Out of the jail, then, he came, and, Pathan-like, not content with his own good facts, must needs begin by some fairy-tale that he was a secret agent of the government sent down to spy on that village. Then he warmed to it. Yes, he was that money-lender’s agent—a persuader of the reluctant, if you like—working for a Hindu employer. Naturally, many men owed him grudges. A lot of the evidence against him was quite true, but the prosecution had twisted it abominably. About that knife, for instance. True, he had a knife in his hand exactly as they had alleged. But why? Because with that very knife he was cutting up and distributing a roast sheep which he had given as a feast to the villagers. At that feast, he sitting in amity with all his world, the village rose up at the word of command, laid hands on him, and dragged him off to the headman’s house. How could he have broken any man’s caste when they were all eating his sheep? And in the courtyard of the headman’s house they surrounded him with heavy sticks and worked themselves into anger against him, each man exciting his neighbour. He was a Pathan. He knew what that sort of talk meant. A man cannot collect debts without making enemies. So he warned them. Again and again he warned them, saying: ‘Leave me alone. Do not lay hands on me.’ But the trouble grew worse, and he saw it was intended that he should be clubbed to death like a jackal in a drain. Then he said, ‘If blows are struck, I strike, and I strike to kill, because I am a Pathan,’ But the blows were struck, heavy ones. Therefore, with the very Afghan knife that had cut up the mutton, he struck the headman. ‘Had you meant to kill the headman?’ ‘Assuredly! I am a Pathan. When I strike, I strike to kill. I had warned them again and again. I think I got him in the liver. He died. And that is all there is to it, sahibs. It was my life or theirs. They would have taken mine over my freely given meats. Now , what’ll you do with me?’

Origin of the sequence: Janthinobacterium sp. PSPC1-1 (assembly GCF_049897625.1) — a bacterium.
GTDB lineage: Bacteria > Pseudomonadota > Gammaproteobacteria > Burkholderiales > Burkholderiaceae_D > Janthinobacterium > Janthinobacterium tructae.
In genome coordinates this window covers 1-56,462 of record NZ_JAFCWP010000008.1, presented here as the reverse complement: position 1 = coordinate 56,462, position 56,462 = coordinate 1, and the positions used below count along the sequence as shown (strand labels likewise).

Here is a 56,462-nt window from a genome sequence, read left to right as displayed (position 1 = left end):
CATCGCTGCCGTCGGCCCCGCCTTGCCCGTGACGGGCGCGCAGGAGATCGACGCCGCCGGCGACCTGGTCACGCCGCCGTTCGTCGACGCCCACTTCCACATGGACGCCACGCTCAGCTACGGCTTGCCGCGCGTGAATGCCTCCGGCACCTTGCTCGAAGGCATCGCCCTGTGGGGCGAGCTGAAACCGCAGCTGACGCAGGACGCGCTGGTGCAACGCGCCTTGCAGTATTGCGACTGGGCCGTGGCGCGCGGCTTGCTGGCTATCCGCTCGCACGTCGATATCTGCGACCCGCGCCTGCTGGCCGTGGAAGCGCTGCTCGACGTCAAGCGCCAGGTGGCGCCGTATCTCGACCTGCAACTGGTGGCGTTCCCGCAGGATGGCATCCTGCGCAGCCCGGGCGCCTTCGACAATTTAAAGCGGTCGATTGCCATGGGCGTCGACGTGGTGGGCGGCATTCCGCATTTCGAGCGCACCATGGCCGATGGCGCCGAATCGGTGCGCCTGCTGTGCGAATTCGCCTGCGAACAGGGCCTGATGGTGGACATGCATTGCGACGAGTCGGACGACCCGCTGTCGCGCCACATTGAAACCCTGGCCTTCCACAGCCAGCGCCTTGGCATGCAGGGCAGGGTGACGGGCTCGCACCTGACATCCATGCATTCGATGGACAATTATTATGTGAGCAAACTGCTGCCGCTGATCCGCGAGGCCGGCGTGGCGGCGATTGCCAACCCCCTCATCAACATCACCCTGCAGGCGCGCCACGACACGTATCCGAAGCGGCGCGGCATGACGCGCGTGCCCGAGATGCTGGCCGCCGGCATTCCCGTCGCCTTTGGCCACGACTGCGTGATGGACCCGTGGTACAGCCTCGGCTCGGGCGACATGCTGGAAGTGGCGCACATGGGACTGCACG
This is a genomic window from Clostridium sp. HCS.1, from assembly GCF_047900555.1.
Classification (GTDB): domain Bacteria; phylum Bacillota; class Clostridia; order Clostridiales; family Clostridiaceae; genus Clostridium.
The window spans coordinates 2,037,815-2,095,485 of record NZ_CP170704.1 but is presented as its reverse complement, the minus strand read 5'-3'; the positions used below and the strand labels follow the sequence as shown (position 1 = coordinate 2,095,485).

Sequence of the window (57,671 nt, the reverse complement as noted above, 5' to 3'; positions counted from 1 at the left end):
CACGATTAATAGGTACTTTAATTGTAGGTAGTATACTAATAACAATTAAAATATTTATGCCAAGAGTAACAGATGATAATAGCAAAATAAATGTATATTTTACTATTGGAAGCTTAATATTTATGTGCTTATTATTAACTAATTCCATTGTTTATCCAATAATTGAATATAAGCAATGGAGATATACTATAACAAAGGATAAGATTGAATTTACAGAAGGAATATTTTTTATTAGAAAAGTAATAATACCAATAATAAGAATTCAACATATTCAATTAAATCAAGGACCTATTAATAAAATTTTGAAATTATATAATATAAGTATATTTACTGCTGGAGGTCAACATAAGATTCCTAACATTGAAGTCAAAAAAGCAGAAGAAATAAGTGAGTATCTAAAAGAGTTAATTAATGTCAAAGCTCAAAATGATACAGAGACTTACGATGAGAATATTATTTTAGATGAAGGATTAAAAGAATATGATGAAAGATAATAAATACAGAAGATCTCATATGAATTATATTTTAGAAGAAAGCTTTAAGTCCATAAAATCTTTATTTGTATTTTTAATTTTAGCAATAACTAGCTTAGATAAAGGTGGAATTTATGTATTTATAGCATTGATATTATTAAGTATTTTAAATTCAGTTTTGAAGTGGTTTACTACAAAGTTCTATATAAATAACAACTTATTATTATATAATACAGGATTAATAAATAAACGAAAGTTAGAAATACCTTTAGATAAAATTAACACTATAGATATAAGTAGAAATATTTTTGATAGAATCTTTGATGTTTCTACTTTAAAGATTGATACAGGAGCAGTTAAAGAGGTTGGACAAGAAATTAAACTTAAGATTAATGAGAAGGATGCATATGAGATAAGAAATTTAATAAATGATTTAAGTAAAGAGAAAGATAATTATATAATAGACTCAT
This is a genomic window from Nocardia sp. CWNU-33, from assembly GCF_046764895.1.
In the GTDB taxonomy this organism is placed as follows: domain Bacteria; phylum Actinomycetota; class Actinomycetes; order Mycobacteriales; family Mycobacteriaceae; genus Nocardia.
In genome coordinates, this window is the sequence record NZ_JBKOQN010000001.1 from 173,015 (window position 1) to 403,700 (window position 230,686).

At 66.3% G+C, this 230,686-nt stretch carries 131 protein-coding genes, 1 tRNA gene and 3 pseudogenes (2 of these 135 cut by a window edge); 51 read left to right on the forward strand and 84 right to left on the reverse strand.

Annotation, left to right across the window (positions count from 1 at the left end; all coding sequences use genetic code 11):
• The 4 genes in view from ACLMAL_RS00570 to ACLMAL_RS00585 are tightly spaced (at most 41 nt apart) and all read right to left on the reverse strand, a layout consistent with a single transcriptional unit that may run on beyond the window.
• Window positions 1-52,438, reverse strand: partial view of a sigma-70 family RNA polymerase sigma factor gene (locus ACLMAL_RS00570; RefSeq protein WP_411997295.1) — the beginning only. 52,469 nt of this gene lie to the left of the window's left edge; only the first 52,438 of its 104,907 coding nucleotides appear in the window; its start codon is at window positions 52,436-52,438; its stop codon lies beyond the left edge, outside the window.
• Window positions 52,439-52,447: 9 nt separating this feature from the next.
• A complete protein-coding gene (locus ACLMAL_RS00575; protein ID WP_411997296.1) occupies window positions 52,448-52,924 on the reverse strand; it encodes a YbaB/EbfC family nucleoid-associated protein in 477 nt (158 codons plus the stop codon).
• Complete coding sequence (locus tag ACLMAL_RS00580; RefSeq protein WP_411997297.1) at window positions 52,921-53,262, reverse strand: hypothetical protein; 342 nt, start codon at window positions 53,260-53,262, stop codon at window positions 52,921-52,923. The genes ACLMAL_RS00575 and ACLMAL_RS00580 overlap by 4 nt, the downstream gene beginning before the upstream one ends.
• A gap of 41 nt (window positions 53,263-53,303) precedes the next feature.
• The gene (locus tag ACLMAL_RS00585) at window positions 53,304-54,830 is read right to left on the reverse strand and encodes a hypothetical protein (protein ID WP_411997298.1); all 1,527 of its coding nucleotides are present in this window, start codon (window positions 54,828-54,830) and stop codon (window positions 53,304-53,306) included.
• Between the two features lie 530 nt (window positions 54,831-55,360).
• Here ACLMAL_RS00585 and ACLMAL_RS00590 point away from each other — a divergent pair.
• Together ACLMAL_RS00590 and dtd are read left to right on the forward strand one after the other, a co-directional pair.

In the long run, he got several years for culpable homicide.